Atop a dirty little shack that sells fried snacks, noodles, and chips was clearly a cross, not put there intentionally but left there somehow from old electrical poles and shrouded with tattered Buddhist prayer flags, electrical wires, and dead vines. This image shouted to me, “The Kingdom is coming! I AM is already at work here. Watch and see.”

It also spoke to me of how tradition in the church and Buddhism have constricted the free movement of what the Lord wants to do here. Like the old raiments of a beggar, neglected, stinking, full of holes, and good for nothing, the remnants of stale tradition in the church and the spiritual strong holds of Buddhism need to be torn down from this place before a fresh spirit of revival will be free to flow. 


But even still I know Christ is here and he is moving. 

May 10, 2013

The Real India: Walking Slowly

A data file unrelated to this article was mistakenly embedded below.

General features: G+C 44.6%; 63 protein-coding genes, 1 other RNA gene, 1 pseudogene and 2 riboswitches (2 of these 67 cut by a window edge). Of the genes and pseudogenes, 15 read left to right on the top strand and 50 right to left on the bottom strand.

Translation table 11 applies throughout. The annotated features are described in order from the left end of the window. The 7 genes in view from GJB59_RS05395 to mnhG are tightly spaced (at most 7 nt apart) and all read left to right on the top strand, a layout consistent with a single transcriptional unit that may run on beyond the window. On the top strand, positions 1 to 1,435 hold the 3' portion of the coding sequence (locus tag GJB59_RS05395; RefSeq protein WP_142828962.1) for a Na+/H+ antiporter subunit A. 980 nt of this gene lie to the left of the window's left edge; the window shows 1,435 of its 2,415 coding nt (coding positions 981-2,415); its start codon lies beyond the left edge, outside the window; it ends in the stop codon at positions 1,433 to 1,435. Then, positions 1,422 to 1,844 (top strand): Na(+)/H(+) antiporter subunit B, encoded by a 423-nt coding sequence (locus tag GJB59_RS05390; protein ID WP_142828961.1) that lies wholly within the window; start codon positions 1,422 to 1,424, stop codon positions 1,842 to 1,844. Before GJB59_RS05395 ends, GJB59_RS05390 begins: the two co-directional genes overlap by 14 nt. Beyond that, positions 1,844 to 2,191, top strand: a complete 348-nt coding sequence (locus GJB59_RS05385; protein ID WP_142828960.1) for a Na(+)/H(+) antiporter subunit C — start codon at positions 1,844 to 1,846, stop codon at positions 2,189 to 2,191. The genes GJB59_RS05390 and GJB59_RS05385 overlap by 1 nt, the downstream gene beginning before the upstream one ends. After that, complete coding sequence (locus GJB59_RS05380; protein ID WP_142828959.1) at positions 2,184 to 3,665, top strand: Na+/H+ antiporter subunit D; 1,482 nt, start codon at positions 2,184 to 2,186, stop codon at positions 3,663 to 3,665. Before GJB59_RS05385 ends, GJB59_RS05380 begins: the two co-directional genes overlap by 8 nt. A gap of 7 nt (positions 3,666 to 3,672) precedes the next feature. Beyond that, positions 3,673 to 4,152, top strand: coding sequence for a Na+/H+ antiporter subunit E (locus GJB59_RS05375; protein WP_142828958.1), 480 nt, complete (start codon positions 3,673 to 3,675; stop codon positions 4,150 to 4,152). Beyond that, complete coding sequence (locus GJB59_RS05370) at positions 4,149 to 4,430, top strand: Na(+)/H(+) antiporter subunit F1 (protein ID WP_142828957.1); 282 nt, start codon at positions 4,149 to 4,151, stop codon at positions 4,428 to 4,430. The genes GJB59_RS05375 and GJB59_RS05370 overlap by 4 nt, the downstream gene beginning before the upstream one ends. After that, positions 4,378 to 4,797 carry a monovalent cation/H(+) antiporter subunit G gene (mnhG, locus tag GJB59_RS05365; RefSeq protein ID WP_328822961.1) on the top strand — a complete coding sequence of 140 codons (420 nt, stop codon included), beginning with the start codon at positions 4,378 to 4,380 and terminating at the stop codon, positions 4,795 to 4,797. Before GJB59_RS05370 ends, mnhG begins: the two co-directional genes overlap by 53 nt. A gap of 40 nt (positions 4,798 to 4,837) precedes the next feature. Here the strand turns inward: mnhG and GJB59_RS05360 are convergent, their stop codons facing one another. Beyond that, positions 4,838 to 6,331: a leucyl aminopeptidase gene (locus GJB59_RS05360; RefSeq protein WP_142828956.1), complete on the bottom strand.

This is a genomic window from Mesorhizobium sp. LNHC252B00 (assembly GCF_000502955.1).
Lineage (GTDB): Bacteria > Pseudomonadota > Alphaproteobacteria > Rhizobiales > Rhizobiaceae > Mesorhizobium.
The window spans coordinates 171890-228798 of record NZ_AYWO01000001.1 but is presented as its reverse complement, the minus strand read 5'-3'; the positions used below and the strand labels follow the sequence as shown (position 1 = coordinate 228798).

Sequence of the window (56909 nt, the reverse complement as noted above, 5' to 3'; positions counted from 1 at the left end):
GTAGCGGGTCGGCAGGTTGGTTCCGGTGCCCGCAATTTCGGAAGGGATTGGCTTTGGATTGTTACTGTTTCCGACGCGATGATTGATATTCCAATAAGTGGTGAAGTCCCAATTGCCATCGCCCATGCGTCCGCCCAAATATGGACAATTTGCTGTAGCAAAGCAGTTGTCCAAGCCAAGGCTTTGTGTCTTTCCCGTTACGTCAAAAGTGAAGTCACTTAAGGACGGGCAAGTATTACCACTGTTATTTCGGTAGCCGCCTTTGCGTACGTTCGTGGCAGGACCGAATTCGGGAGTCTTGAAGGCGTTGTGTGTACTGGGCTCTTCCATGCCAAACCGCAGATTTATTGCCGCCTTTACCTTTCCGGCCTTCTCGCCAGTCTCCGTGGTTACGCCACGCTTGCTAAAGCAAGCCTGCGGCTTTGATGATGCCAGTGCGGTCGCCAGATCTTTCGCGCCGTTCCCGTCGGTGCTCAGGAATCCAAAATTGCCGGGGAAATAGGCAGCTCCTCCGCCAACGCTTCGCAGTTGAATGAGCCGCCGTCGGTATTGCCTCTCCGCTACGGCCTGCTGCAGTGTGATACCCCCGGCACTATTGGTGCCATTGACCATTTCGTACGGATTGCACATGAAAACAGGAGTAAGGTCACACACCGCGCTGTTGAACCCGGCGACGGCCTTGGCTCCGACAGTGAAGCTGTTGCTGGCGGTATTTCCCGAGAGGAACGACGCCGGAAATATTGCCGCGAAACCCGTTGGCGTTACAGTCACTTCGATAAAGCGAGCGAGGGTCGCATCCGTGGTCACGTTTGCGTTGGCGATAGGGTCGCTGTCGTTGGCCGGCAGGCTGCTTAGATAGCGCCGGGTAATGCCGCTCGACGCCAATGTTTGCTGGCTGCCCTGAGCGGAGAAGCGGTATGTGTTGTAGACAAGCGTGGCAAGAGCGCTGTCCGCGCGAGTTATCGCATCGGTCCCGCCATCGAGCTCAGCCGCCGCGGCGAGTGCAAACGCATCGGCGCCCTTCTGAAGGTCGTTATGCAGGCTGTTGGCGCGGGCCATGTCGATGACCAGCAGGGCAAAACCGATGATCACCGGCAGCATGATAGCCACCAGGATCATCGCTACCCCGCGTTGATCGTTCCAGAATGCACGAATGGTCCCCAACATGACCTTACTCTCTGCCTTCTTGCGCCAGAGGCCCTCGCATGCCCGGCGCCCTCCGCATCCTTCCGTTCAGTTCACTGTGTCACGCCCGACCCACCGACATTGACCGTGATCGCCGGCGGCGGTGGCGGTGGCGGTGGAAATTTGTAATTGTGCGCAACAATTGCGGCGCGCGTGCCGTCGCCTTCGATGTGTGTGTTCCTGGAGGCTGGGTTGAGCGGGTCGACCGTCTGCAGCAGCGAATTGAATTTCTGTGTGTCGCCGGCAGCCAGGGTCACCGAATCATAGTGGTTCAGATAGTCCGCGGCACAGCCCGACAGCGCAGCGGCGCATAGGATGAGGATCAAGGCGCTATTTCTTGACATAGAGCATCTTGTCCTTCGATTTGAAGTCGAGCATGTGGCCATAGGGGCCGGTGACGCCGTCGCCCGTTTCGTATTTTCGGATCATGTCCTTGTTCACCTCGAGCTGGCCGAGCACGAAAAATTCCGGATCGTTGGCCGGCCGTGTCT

I came across this unfinished blog post from when I lived in India. I think it was written almost exactly a year ago. Even though they seem from another life, these images from India still haunt me and call me to come back to the hills. 

[March 2013, Kalimpong, West Bengal, India]
As as person from the West I tend to organize my time aiming at efficiency and productivity. I am definitely not the most productive or efficient person by a long shot, but this question is always in the back of my mind "how can I get the most out of my time and energy?"